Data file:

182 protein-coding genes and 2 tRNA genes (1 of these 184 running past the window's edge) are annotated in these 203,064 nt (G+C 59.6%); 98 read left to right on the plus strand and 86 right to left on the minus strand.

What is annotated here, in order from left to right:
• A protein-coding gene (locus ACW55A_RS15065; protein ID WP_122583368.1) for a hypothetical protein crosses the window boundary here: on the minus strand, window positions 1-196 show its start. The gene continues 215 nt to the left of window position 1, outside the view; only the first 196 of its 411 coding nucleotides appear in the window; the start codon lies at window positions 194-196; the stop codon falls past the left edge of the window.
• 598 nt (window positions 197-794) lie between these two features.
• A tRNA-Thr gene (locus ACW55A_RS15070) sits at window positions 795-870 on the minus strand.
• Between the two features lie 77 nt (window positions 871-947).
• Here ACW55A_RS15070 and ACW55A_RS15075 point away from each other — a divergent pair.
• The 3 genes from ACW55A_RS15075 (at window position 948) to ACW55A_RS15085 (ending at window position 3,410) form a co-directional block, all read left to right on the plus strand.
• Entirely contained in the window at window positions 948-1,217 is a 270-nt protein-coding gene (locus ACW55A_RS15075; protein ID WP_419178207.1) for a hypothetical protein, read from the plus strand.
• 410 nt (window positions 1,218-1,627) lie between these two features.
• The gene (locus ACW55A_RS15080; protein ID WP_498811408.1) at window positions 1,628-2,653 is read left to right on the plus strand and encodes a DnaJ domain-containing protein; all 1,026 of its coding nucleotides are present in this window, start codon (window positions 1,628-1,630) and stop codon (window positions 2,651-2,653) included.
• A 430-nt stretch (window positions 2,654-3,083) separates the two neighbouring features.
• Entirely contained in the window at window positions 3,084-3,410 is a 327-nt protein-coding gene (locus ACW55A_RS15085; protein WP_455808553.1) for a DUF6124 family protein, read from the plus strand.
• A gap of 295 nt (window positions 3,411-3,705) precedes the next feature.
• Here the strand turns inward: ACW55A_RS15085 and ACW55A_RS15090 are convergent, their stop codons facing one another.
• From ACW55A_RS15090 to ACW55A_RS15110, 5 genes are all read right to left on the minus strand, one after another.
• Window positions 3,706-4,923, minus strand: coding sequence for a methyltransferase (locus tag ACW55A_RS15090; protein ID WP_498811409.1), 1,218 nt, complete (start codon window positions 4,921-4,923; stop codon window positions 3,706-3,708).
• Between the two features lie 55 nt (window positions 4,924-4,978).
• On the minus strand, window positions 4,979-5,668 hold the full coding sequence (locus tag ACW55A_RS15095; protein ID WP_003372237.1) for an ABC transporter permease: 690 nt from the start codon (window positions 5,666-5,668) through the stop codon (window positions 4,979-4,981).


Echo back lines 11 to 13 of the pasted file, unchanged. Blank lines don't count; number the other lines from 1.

• The gene (locus ACW55A_RS15080; protein ID WP_498811408.1) at window positions 1,628-2,653 is read left to right on the plus strand and encodes a DnaJ domain-containing protein; all 1,026 of its coding nucleotides are present in this window, start codon (window positions 1,628-1,630) and stop codon (window positions 2,651-2,653) included.
• A 430-nt stretch (window positions 2,654-3,083) separates the two neighbouring features.
• Entirely contained in the window at window positions 3,084-3,410 is a 327-nt protein-coding gene (locus ACW55A_RS15085; protein WP_455808553.1) for a DUF6124 family protein, read from the plus strand.